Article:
Swifter, Higher, Stronger Rats

Learned behaviors of lab animals compete in Xtreme Rat Challenge.

By Laura Wright
Mar 28, 2004 6:00 AMNov 12, 2019 5:29 AM


Sign up for our email newsletter for the latest science news

Introduction to Psychology is the only official prerequisite for Psych 160, but students who sign up for Spencer Morrison’s class at Nebraska Wesleyan University in Lincoln know that there’s another unwritten requirement: an interest in seeing rats perform bold athletic feats. Each student coaches an albino rodent, helping the animal train for an event once known as the Rat Olympics. (After the U.S. Olympic Committee threatened a lawsuit against the university, the event was renamed the Xtreme Rat Challenge.)

Morrison’s project has a serious motivation: to teach students about the psychological underpinnings of learned behavior. Working with live animals forces students to apply principles learned in the classroom in ingenious ways, he says. Each one strives to prepare a small rat for big challenges—standing long jump, tightrope walk, rope climb, weight lifting, and track hurdles. The rat challenge also taps into the psychology of the students themselves, Morrison says: A competitive event tends to make everyone work harder.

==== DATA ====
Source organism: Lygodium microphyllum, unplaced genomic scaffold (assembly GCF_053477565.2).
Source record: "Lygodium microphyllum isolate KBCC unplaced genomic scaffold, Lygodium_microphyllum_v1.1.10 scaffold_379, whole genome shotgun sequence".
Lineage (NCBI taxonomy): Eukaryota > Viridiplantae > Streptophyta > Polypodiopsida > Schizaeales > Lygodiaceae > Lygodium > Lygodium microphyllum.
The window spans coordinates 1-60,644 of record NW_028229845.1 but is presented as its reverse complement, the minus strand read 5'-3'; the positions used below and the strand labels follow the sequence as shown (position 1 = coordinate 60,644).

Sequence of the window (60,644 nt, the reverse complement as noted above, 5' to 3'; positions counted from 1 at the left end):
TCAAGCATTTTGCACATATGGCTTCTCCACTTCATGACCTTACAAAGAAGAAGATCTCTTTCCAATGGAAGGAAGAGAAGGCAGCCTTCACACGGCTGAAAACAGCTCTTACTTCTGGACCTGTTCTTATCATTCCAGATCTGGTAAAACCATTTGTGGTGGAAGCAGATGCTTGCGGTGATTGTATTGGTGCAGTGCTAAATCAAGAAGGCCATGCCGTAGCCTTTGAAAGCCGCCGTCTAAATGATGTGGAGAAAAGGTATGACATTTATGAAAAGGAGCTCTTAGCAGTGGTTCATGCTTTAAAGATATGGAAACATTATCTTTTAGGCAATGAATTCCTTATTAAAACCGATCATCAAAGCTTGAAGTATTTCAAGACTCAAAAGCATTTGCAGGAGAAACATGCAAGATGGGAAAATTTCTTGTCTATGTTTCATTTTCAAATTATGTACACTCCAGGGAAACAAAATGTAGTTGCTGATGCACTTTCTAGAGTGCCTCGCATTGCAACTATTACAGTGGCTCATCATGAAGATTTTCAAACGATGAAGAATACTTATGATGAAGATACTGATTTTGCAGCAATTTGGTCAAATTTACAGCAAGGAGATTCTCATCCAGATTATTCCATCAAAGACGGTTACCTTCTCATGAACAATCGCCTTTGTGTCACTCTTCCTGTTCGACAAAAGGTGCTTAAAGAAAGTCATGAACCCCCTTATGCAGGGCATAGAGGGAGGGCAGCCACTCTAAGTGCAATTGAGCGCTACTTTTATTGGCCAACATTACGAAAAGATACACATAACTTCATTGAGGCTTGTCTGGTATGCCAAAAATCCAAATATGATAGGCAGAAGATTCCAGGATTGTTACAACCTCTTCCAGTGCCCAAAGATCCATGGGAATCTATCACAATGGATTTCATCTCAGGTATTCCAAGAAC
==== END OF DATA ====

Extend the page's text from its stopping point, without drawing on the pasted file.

1 free article left
Want More? Get unlimited access for as low as $1.99/month

Already a subscriber?

Register or Log In

1 free articleSubscribe
Discover Magazine Logo
Want more?

Keep reading for as low as $1.99!


Already a subscriber?

Register or Log In

More From Discover
Recommendations From Our Store
Shop Now
Stay Curious
Our List

Sign up for our weekly science updates.

To The Magazine

Save up to 40% off the cover price when you subscribe to Discover magazine.

Copyright © 2024 Kalmbach Media Co.